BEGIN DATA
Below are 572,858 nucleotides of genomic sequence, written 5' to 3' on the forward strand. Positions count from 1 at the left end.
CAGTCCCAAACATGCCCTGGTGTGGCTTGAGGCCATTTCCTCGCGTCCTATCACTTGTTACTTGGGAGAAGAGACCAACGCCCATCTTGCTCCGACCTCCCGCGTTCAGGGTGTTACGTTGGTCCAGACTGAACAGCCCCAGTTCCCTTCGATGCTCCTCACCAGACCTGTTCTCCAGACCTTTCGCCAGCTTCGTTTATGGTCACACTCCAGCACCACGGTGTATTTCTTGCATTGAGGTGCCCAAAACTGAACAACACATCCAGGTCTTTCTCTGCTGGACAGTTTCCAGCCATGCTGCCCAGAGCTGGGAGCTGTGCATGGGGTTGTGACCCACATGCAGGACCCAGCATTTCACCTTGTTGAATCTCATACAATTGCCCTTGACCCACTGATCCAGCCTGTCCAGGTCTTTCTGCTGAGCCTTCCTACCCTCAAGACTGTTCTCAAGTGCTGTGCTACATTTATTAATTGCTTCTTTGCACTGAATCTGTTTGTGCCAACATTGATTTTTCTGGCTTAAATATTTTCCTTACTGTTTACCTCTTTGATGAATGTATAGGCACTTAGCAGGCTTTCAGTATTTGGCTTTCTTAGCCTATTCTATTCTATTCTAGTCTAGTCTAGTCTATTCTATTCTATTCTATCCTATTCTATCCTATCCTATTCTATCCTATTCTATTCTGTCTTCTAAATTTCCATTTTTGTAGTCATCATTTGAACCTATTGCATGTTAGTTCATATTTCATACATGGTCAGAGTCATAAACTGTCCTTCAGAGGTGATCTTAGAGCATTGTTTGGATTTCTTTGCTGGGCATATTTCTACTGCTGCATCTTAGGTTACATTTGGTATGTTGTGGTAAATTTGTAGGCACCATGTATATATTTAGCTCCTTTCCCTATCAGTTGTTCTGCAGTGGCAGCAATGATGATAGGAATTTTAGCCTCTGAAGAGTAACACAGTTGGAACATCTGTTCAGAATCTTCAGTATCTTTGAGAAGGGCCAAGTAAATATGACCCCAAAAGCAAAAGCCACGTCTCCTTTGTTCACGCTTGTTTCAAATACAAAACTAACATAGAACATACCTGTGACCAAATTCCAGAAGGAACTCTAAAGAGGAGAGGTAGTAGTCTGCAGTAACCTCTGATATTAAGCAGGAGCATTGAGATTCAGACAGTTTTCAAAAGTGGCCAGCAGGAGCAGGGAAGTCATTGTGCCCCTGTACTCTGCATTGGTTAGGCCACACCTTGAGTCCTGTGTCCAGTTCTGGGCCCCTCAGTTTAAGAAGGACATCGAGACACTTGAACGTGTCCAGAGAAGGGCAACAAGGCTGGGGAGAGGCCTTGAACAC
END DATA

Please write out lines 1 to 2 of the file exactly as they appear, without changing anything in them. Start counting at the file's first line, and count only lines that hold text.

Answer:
Below are 572,858 nucleotides of genomic sequence, written 5' to 3' on the forward strand. Positions count from 1 at the left end.
CAGTCCCAAACATGCCCTGGTGTGGCTTGAGGCCATTTCCTCGCGTCCTATCACTTGTTACTTGGGAGAAGAGACCAACGCCCATCTTGCTCCGACCTCCCGCGTTCAGGGTGTTACGTTGGTCCAGACTGAACAGCCCCAGTTCCCTTCGATGCTCCTCACCAGACCTGTTCTCCAGACCTTTCGCCAGCTTCGTTTATGGTCACACTCCAGCACCACGGTGTATTTCTTGCATTGAGGTGCCCAAAACTGAACAACACATCCAGGTCTTTCTCTGCTGGACAGTTTCCAGCCATGCTGCCCAGAGCTGGGAGCTGTGCATGGGGTTGTGACCCACATGCAGGACCCAGCATTTCACCTTGTTGAATCTCATACAATTGCCCTTGACCCACTGATCCAGCCTGTCCAGGTCTTTCTGCTGAGCCTTCCTACCCTCAAGACTGTTCTCAAGTGCTGTGCTACATTTATTAATTGCTTCTTTGCACTGAATCTGTTTGTGCCAACATTGATTTTTCTGGCTTAAATATTTTCCTTACTGTTTACCTCTTTGATGAATGTATAGGCACTTAGCAGGCTTTCAGTATTTGGCTTTCTTAGCCTATTCTATTCTATTCTAGTCTAGTCTAGTCTATTCTATTCTATTCTATCCTATTCTATCCTATCCTATTCTATCCTATTCTATTCTGTCTTCTAAATTTCCATTTTTGTAGTCATCATTTGAACCTATTGCATGTTAGTTCATATTTCATACATGGTCAGAGTCATAAACTGTCCTTCAGAGGTGATCTTAGAGCATTGTTTGGATTTCTTTGCTGGGCATATTTCTACTGCTGCATCTTAGGTTACATTTGGTATGTTGTGGTAAATTTGTAGGCACCATGTATATATTTAGCTCCTTTCCCTATCAGTTGTTCTGCAGTGGCAGCAATGATGATAGGAATTTTAGCCTCTGAAGAGTAACACAGTTGGAACATCTGTTCAGAATCTTCAGTATCTTTGAGAAGGGCCAAGTAAATATGACCCCAAAAGCAAAAGCCACGTCTCCTTTGTTCACGCTTGTTTCAAATACAAAACTAACATAGAACATACCTGTGACCAAATTCCAGAAGGAACTCTAAAGAGGAGAGGTAGTAGTCTGCAGTAACCTCTGATATTAAGCAGGAGCATTGAGATTCAGACAGTTTTCAAAAGTGGCCAGCAGGAGCAGGGAAGTCATTGTGCCCCTGTACTCTGCATTGGTTAGGCCACACCTTGAGTCCTGTGTCCAGTTCTGGGCCCCTCAGTTTAAGAAGGACATCGAGACACTTGAACGTGTCCAGAGAAGGGCAACAAGGCTGGGGAGAGGCCTTGAACAC